Can This New Concept Mall Revive Interest in West Berlin?

The recently-opened complex combines fashion, high culture, and a resourceful spirit to reinvent the shopping experience.

Bikini Berlin is a new “concept mall” located in the German capital’s Charlottenburg district and housed in a landmarked Modernist building called Bikinihaus. With 43 stores and 19 pop-up shops, it’s hoped that Bikini will be a new design beacon for City West.

Above and below courtesy Bikini Berlin

A few years ago, if you’d passed by the Zentrum am Zoo complex along Budapester Straße, you would have been greeted by a friendly face. A glass-encased advertisement for a nearby Chinese restaurant framed a grinning portrait of German actor and comedian Harald Juhnke, gleefully tucking into a meal of Peking duck. The sign, anchored to a rounded, ground-level column of an aging building of some repute, had become an unassuming and unlikely landmark of the City West district.

A casual holdover of the Cold War, the beloved ad is now gone, as is the half-century old restaurant—the oldest Chinese eatery in the city. Their eviction was occasioned by the rollout of a new “concept mall” housed in their former location’s revitalized shell, the colloquially termed Bikinihaus. (A Berlin blog pleaded with the mall’s operators to “bring back Harald!”) The building is the centerpiece of Bikini Berlin, a doggedly hip shopping and design hub that opened in early April. In its first week of business, close to half a million visitors passed through its doors, though it’s anyone’s guess if they actually purchased anything.

Bikini Berlin aims to provide a novel shopping experience by summoning up the cachet of that Ur-hipster enclave, Kreuzberg, and the fashion-house gloss of Schöneberg and Mitte. It purports to a scrappy authenticity, what is called the “Berlin attitude” and shorthand for the city’s seedy-chic, poor-but-sexy ethos.

Just about everywhere you turn in the mall, you’re faced with some less-than-subtle missive about just how “creative,” “magnetic,” and “resourceful” the whole place is. It claims to have a hold on its own past; period photographs of Bikinihaus flash by on screens and dissolve into stylized images of the new development, inviting suggestions of historical continuity and inflated notions of architectural heritage. And the mall brands itself as a breeding ground of culture. Its hand-picked shops are punctuated by darkened gallery spaces, whose bare-faced concrete walls and unfinished ceilings strive for an imagined industrial past. Bikini, it so wants to us to believe, is duly capable of playing host to the specters of art and commerce.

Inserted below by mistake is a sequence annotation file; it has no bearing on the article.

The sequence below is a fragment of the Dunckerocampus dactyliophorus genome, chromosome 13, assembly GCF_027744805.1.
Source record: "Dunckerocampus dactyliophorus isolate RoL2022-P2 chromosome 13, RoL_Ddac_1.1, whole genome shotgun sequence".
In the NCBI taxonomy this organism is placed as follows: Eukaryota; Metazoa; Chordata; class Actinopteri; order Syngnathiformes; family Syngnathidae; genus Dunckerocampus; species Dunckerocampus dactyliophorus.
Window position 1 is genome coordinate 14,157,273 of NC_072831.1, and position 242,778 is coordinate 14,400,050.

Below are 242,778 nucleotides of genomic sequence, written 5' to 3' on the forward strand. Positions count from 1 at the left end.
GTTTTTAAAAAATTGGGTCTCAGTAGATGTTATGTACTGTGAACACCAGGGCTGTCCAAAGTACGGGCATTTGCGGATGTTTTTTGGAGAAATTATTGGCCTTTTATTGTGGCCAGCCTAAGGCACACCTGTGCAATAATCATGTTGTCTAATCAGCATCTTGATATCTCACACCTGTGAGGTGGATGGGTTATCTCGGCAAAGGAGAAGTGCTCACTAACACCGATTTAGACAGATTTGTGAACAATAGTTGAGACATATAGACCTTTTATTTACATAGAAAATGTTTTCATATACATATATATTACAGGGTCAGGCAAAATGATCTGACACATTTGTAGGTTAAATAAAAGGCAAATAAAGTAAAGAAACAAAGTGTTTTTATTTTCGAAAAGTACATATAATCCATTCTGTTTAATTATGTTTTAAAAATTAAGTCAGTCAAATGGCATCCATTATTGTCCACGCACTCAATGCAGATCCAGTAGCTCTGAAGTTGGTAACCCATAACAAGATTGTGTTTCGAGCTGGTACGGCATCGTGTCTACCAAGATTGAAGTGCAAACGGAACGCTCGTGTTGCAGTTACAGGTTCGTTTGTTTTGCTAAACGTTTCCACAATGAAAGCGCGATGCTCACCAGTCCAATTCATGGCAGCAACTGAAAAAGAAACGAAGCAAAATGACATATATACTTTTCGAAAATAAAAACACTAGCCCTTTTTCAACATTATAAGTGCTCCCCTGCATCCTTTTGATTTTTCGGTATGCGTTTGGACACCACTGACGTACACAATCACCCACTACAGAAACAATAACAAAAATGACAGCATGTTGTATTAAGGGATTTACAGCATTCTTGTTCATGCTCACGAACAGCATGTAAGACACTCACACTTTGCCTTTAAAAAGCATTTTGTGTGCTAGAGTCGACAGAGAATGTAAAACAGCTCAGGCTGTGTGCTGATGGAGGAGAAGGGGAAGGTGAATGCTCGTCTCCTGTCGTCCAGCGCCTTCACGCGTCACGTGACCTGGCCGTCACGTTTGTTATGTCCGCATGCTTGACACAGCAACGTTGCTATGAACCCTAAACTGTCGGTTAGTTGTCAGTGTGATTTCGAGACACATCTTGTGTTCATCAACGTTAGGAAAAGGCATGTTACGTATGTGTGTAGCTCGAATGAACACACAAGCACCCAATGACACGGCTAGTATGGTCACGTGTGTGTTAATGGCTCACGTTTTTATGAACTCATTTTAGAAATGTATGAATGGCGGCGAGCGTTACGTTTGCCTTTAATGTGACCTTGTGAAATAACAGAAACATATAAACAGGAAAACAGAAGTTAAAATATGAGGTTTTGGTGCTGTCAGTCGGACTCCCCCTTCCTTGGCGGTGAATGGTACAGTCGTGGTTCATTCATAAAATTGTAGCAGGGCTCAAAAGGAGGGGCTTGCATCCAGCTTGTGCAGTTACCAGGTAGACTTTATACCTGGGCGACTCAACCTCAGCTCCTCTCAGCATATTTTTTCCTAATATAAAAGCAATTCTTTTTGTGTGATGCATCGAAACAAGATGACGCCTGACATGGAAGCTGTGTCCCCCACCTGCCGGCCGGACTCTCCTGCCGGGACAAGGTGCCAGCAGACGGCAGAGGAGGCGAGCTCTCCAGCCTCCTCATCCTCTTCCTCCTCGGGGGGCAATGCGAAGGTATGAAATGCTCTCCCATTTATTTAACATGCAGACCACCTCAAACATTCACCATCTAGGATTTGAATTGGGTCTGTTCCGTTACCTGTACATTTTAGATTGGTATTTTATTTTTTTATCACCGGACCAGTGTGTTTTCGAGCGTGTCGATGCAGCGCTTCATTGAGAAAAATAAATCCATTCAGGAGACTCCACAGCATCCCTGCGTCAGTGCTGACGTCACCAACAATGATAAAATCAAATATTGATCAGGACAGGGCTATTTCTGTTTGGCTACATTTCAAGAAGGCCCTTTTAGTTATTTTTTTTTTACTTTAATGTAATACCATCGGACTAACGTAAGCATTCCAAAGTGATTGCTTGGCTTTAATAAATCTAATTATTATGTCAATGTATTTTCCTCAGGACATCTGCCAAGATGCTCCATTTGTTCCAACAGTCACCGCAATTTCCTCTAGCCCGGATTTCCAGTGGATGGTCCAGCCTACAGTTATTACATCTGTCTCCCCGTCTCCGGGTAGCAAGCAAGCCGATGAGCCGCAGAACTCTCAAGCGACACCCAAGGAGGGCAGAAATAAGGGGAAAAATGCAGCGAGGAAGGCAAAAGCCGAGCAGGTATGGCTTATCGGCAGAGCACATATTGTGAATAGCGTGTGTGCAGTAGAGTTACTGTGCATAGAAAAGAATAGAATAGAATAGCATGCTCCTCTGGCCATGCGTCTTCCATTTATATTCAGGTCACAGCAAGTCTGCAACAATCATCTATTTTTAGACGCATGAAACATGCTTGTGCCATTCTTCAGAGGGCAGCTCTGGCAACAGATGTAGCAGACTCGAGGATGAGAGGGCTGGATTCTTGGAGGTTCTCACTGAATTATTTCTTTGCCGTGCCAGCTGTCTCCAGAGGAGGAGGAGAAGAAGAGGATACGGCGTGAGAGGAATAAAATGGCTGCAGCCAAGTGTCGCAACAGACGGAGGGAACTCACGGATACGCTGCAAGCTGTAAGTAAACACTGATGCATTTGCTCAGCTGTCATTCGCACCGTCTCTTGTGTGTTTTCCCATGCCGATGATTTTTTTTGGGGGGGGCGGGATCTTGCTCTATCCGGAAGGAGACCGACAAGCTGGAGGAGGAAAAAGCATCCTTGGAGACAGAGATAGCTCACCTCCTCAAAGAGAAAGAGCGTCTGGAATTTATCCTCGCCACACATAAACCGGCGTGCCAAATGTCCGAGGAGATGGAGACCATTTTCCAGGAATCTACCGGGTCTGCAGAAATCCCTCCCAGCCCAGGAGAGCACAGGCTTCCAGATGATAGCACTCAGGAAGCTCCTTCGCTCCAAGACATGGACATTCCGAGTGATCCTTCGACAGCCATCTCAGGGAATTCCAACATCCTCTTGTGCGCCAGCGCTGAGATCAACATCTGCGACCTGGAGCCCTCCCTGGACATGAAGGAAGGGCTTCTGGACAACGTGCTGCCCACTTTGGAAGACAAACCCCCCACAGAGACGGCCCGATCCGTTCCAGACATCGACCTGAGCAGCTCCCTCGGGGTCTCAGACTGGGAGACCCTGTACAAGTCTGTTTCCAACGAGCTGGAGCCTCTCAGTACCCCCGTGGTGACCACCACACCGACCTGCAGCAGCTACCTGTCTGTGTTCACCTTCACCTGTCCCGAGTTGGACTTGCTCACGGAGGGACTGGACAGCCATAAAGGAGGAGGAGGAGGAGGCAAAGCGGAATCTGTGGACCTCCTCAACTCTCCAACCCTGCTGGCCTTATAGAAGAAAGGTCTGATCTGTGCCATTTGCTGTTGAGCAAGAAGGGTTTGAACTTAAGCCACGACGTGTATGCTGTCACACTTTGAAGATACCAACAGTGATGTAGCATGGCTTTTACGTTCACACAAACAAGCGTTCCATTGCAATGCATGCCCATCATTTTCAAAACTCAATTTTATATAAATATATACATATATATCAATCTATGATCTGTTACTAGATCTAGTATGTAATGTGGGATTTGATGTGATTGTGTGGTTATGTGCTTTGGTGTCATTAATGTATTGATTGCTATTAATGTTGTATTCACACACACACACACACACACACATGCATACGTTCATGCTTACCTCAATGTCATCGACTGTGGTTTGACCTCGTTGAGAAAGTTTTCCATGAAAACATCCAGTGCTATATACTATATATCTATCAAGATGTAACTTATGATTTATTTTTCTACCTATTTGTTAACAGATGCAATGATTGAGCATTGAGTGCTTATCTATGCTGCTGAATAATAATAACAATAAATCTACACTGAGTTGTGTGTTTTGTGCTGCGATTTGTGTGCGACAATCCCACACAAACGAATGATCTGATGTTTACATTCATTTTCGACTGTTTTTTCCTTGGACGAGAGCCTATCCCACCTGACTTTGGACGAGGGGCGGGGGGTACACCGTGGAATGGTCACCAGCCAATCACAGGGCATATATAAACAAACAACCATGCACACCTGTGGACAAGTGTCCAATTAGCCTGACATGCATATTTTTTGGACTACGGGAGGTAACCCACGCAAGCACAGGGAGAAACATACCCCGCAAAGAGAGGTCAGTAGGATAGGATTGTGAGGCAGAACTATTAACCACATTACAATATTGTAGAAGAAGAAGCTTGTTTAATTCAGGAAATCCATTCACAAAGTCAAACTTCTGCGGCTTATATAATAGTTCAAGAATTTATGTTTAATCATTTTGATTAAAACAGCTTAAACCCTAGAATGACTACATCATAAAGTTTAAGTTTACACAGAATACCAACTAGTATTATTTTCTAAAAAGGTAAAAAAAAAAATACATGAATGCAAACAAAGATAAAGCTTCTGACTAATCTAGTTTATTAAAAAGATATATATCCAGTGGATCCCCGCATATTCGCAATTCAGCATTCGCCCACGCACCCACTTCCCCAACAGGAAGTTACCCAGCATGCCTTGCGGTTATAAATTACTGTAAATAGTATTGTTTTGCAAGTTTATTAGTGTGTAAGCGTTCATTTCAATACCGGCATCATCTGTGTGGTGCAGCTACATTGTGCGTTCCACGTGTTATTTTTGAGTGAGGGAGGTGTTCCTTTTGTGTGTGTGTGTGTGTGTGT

This hybridity between design and fashion, retail and culture is, of course, a major part of Bikini Berlin’s draw, and the basis for the “concept” epithet. “It’s about that crossover magic,” says Frederik Vaes, of Brussels-based SAQ Architects and supervisor of the Bikini design team through 2011. Visitors aren’t encouraged to buy so much as to populate and enliven the mall’s three levels of shopping and its adjacent public spaces. Towards that end, several of its shops feature integrated coffee stations and hangout spots, where visitors can retreat and lounge in expensive chairs. Hesitant staff are frozen in place, careful not to push too much, lest they throw the calculated cool off balance.

The ground floor of Bikini Berlin, with a view to the zoo’s monkey park.

“The goal was to make something unique that you couldn’t find in any other major city,” Vaes says. “We didn’t want to have H&M or Zara.” With no anchor store on the ground floor, however, the mall is without focus. As such, the preferred point of entry seems, counterintuitively, to be via Bikini Berlin’s mid-level public roof deck and garden. Stairs running between the spiderweb of trusses that support the terrace seamlessly drop visitors into the Bikini Gallery, the mall’s second-level shops devoted to “unique” retail tenants like Pasadena, California’s Art Center College of Design—which has a satellite studio here—and the Vitra Loves Artek store. The latter, a concept shop that boasts a variety of legacy Vitra and Artek chairs and stools, packs in a coffee bar and Comme des Garçons cologne, among other products. It’s a strategy that is echoed closely in the Gestalten store located upstairs on the roof terrace, which adds a large café and a slew of dandyish body products to the mix.

The ground floor consists of more conventional stores, like the Vans Zooperstore and the token off-brand Starbucks (here, Berliner favorite Einstein Kaffee). More curious are the 19 Bikini Berlin Boxes that dot the main hall. Designed by Hild und K, the Munich-based architecture firm that took over the project’s execution in 2013, the pop-ups accommodate independent businesses for a fixed period of time, anywhere from three months to a year. The idea is compelling, but the offerings—a puzzle shop, a macaron stand, a picture vendor peddling Warholesque screenprints of Obama—clash with Bikini’s self-conscious, curated tone. Even so, it wouldn’t be surprising if these transient purveyors actually pull in more business than their high-concept neighbors.